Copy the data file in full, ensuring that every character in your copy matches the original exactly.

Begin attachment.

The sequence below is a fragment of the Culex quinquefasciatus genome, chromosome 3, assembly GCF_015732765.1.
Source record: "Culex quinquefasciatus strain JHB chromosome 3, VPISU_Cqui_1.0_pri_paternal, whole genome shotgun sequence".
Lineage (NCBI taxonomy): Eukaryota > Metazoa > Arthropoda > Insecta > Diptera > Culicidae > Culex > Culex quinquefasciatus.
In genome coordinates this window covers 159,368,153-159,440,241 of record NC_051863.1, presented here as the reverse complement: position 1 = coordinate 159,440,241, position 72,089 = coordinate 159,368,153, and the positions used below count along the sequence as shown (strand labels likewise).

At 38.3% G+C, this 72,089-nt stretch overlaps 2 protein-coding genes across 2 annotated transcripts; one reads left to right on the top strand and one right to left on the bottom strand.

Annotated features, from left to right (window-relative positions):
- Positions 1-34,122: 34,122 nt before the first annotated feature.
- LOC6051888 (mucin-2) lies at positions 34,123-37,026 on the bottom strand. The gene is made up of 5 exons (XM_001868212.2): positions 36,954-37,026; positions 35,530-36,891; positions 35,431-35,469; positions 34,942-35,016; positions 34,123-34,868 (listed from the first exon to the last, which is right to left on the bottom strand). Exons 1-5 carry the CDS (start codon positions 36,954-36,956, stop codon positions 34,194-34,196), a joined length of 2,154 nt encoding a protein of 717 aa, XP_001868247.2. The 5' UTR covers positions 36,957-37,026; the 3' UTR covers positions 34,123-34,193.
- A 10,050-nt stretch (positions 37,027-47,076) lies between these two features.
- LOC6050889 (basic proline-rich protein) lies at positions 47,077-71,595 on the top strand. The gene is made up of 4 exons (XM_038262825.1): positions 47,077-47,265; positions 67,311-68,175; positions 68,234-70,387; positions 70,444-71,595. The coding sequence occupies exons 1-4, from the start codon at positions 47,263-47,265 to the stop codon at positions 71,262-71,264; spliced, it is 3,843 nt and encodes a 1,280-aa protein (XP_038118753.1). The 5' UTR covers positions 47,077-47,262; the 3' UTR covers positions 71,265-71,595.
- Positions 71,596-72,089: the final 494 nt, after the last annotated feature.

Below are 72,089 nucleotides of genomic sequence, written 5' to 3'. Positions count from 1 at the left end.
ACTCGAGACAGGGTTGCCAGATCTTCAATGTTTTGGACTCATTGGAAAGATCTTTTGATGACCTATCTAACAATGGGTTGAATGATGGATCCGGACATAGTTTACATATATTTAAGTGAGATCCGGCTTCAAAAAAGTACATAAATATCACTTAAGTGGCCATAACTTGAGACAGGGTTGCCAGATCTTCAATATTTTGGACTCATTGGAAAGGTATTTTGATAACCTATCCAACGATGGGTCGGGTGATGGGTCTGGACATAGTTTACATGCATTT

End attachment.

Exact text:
The sequence below is a fragment of the Culex quinquefasciatus genome, chromosome 3, assembly GCF_015732765.1.
Source record: "Culex quinquefasciatus strain JHB chromosome 3, VPISU_Cqui_1.0_pri_paternal, whole genome shotgun sequence".
Lineage (NCBI taxonomy): Eukaryota > Metazoa > Arthropoda > Insecta > Diptera > Culicidae > Culex > Culex quinquefasciatus.
In genome coordinates this window covers 159,368,153-159,440,241 of record NC_051863.1, presented here as the reverse complement: position 1 = coordinate 159,440,241, position 72,089 = coordinate 159,368,153, and the positions used below count along the sequence as shown (strand labels likewise).

At 38.3% G+C, this 72,089-nt stretch overlaps 2 protein-coding genes across 2 annotated transcripts; one reads left to right on the top strand and one right to left on the bottom strand.

Annotated features, from left to right (window-relative positions):
- Positions 1-34,122: 34,122 nt before the first annotated feature.
- LOC6051888 (mucin-2) lies at positions 34,123-37,026 on the bottom strand. The gene is made up of 5 exons (XM_001868212.2): positions 36,954-37,026; positions 35,530-36,891; positions 35,431-35,469; positions 34,942-35,016; positions 34,123-34,868 (listed from the first exon to the last, which is right to left on the bottom strand). Exons 1-5 carry the CDS (start codon positions 36,954-36,956, stop codon positions 34,194-34,196), a joined length of 2,154 nt encoding a protein of 717 aa, XP_001868247.2. The 5' UTR covers positions 36,957-37,026; the 3' UTR covers positions 34,123-34,193.
- A 10,050-nt stretch (positions 37,027-47,076) lies between these two features.
- LOC6050889 (basic proline-rich protein) lies at positions 47,077-71,595 on the top strand. The gene is made up of 4 exons (XM_038262825.1): positions 47,077-47,265; positions 67,311-68,175; positions 68,234-70,387; positions 70,444-71,595. The coding sequence occupies exons 1-4, from the start codon at positions 47,263-47,265 to the stop codon at positions 71,262-71,264; spliced, it is 3,843 nt and encodes a 1,280-aa protein (XP_038118753.1). The 5' UTR covers positions 47,077-47,262; the 3' UTR covers positions 71,265-71,595.
- Positions 71,596-72,089: the final 494 nt, after the last annotated feature.

Below are 72,089 nucleotides of genomic sequence, written 5' to 3'. Positions count from 1 at the left end.
ACTCGAGACAGGGTTGCCAGATCTTCAATGTTTTGGACTCATTGGAAAGATCTTTTGATGACCTATCTAACAATGGGTTGAATGATGGATCCGGACATAGTTTACATATATTTAAGTGAGATCCGGCTTCAAAAAAGTACATAAATATCACTTAAGTGGCCATAACTTGAGACAGGGTTGCCAGATCTTCAATATTTTGGACTCATTGGAAAGGTATTTTGATAACCTATCCAACGATGGGTCGGGTGATGGGTCTGGACATAGTTTACATGCATTT